Tuesday, December 30, 2014

Electronic Key Control’s Role in School Security

Key drawn on chalkboard
Electronic key control is an essential component of a school district’s security program. When keys fall into the wrong hands, schools risk not only loss of assets but lives as well. This is clear from several missing-key incidents reported this year.

In Massachusetts, police were investigating a bomb threat at Newburyport High School when they discovered a 16-year-old (who was not connected to the threat) was carrying a school master key and butterfly knife. During a separate incident, a missing set of master keys forced an entire school district in Oregon to rekey 16 schools, costing approximately $50,000.

School key control mishaps are not always confined to campus premises, however. When a school bus driver in Maryland left her position, she left the key to a year-old $106,000 bus inside the glove box — a decision that enabled a man and woman, both intoxicated, to take the vehicle on a dangerous excursion. Thankfully, no one was harmed, but the bus struck an electrical tower and eventually crashed into the woods, causing extensive body and engine damage to the vehicle.

When it comes to school security, electronic key control provides two key benefits: restricting access to keys and automatically documenting an audit trail of key usage.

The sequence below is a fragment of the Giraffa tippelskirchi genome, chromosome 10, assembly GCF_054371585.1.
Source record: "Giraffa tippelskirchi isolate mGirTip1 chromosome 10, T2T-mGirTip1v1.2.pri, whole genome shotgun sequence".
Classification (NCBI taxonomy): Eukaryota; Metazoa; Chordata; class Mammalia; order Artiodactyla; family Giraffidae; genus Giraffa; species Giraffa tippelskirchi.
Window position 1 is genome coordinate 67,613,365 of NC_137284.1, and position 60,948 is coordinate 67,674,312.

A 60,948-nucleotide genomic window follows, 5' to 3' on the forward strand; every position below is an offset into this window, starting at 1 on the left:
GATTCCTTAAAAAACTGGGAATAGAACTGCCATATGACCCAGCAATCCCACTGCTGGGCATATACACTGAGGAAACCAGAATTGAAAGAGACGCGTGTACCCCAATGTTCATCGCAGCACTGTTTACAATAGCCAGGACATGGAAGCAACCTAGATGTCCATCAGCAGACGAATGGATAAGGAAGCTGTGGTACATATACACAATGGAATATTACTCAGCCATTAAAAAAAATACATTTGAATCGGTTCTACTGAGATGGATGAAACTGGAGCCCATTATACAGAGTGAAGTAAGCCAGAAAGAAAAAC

By keeping keys in an electronic key control system that controls user access, schools can cut down on incidents in which keys are either lost or end up in the hands of unauthorized people. If an incident does occur, the audit trail created by an electronic key control system can help police and school officials quickly identify who last checked out a specific key or set of keys.

For more information on using electronic key control to cut down on missing keys, read our post “Do You Know Where Your Keys Are?

Friday, December 19, 2014

Electronic Key Control: What Property Owners Should Look For — Part 1

Keys laying on top of blueprintTo maintain a competitive edge, you, as a property owner or manager, need to meet tenants’ priorities to keep your occupancy rates up. According to a survey by Apartments.com, safety is one of renters' top considerations when making a rental decision. That’s where electronic key control comes in.